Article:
Contribution to journal
publication status
published
subject
keywords
Driver speed behaviour, Zebra crossing, Countermeasures., Encounters, Pedestrian priority, Conflicts
in
Accident Analysis and Prevention
volume
30
issue
6
pages
731 - 743
publisher
Elsevier
external identifiers
  • Scopus:0032199524
ISSN
1879-2057
language
English
LU publication?
yes
id
931f219c-c4c9-4070-b298-c6391af32688 (old id 769241)
date added to LUP
2009-02-17 11:33:11
date last changed
2016-11-20 04:25:46
@misc{931f219c-c4c9-4070-b298-c6391af32688,
  abstract     = {The purpose of the study was to (1) observe the frequency of giving way to pedestrians at the zebra crossing, (2) reveal speed adaptation problems, (3) examine if the time difference between the arrival of the pedestrian and the car have any influence on the speed of the approaching car, (4) identify so-called “ideal” situations (in which the car brakes on the driver’s own initiative in order to give way to a pedestrian) upon which recommendations can be given for implementing means to improve speed behaviour at zebra crossings. It was hypothesised that the speed behaviour of drivers approaching the zebra crossing depends on the pedestrian’s arrival at the curb related to the car’s expected arrival at the zebra crossing. The speed was measured on randomly selected “free” passenger cars which approached a non-signalised mid-block zebra crossing on a two-lane arterial road. Every second a radar gun, hidden at the road side, sent the speed data to a lap-top computer in which the observer could also register pedestrians’ arrival at, and start from the curb. Simultaneous video recordings were made in order to obtain a more detailed description of the interaction between the car and the pedestrian. Speed behaviour in encounters (148 observations), non-encounters with pedestrian presence (642 observations) and situations without pedestrian presence (690 observations) was compared. Situations with pedestrian priority were classified. The results show that the frequency of giving way is 5%. Drivers do not observe the law concerning speed behaviour at the zebra crossing, as they do not “adapt the speed in such way that they do not endanger pedestrians who are already on, or are about to step onto the zebra crossing”. In encounters, 3 out of 4 drivers maintain the same speed or accelerate and only 1 out of 4 slows down or brakes. These results indicate that maintained high speed (even exceeding the speed limit of 50 km/h) is the signal from the drivers that they do not intend to give way to the pedestrian at the zebra crossing. The conclusion is that encounters between cars and pedestrians at the zebra crossing are critical situations in which the driver has to be influenced before he reaches the decision zone at 50 to 40 m before the zebra crossing in order to prevent the “signalling by speed” behaviour. Countermeasures to improve driver behaviour at the zebra crossing are discussed.},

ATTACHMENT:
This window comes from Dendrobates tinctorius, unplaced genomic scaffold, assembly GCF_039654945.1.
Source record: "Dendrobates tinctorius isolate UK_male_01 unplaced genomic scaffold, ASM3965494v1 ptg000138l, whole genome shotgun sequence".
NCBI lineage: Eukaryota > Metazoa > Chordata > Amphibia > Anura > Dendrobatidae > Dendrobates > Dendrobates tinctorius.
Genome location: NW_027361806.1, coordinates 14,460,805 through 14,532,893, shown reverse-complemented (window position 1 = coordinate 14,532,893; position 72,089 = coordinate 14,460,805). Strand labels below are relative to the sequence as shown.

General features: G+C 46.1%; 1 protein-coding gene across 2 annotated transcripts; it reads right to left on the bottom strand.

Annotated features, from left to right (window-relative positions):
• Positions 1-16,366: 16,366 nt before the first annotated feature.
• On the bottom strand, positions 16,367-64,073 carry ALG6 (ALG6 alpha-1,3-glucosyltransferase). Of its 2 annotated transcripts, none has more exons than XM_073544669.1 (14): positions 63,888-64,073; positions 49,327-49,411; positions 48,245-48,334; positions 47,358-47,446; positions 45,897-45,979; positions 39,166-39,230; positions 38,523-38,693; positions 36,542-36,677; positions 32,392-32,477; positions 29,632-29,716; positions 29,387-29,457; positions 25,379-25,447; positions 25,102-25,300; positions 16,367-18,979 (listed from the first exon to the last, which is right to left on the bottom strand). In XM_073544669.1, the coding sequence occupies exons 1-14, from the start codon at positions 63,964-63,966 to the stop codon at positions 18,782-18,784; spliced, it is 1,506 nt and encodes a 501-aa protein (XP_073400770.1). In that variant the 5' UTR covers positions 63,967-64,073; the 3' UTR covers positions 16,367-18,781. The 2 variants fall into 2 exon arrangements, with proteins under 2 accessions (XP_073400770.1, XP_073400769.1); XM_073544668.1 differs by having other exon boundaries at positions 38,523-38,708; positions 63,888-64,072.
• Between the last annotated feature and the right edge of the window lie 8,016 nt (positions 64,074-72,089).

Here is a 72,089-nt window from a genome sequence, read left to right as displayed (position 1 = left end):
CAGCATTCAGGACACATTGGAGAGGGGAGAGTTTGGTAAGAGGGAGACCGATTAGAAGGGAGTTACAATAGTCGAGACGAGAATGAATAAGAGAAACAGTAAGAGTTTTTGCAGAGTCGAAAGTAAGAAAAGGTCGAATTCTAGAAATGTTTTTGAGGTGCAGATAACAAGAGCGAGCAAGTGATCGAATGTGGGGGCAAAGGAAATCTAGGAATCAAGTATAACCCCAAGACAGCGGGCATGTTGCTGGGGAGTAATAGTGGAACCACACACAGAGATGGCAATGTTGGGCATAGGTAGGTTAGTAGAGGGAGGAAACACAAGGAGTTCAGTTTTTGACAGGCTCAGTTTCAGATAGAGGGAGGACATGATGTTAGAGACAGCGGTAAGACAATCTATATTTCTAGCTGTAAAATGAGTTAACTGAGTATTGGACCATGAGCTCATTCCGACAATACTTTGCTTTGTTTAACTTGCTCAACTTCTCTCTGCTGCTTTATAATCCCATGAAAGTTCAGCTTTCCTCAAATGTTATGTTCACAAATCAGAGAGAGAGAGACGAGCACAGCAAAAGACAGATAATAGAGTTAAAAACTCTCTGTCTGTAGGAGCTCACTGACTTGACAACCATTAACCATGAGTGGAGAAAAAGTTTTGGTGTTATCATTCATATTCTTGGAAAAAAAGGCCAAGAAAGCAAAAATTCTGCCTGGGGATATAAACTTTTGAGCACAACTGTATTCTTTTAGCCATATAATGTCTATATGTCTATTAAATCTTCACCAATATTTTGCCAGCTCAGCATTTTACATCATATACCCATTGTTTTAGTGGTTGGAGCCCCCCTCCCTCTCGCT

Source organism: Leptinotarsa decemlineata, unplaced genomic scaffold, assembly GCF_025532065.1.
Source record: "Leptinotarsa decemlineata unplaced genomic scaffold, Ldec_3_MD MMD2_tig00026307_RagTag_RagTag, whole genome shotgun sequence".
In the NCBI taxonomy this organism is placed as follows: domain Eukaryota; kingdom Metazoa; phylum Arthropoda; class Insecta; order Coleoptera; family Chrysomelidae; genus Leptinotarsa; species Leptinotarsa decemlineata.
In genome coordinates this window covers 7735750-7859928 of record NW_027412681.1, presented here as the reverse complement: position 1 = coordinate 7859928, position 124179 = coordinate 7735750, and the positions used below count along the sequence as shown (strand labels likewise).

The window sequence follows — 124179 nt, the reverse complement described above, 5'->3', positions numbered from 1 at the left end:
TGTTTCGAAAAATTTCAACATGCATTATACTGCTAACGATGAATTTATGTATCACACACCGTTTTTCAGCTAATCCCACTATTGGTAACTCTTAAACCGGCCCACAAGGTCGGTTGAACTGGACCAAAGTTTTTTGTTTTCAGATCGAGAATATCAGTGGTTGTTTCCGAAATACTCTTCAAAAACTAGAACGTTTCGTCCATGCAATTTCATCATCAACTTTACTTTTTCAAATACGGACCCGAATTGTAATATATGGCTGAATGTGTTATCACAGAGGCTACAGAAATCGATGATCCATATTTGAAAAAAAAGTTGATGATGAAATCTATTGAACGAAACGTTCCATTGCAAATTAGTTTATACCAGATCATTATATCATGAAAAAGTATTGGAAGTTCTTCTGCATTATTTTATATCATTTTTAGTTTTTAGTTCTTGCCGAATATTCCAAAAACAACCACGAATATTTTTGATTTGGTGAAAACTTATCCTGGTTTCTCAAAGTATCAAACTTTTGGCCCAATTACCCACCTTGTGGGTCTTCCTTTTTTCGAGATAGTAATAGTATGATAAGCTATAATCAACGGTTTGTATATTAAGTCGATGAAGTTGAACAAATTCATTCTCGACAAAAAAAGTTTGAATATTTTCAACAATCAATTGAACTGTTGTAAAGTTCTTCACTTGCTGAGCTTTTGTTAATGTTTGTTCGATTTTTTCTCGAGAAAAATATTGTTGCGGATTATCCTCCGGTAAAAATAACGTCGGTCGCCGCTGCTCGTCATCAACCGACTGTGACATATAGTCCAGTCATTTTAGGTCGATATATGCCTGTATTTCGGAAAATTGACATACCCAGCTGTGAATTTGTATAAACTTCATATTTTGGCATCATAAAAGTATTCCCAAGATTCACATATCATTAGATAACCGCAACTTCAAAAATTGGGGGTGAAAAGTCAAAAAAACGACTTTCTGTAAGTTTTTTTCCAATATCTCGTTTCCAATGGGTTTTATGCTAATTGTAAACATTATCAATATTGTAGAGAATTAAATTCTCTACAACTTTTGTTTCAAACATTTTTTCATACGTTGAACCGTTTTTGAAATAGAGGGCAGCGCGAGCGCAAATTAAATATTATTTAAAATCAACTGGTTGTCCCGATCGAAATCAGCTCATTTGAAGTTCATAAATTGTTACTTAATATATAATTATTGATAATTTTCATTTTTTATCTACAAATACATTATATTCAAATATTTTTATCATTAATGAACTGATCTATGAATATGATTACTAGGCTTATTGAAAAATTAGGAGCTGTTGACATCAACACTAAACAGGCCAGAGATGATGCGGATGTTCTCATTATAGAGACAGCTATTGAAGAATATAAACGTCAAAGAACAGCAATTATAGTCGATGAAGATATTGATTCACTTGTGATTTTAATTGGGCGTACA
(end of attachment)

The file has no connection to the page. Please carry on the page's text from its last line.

author       = {Varhelyi, Andras},
  issn         = {1879-2057},
  keyword      = {Driver speed behaviour,Zebra crossing,Countermeasures.,Encounters,Pedestrian priority,Conflicts},
  language     = {eng},
  number       = {6},
  pages        = {731--743},
  publisher    = {ARRAY(0x94563b0)},
  series       = {Accident Analysis and Prevention},
  title        = {Drivers’ speed behaviour at a Zebra Crossing: a case study},
  volume       = {30},
  year         = {1998},
}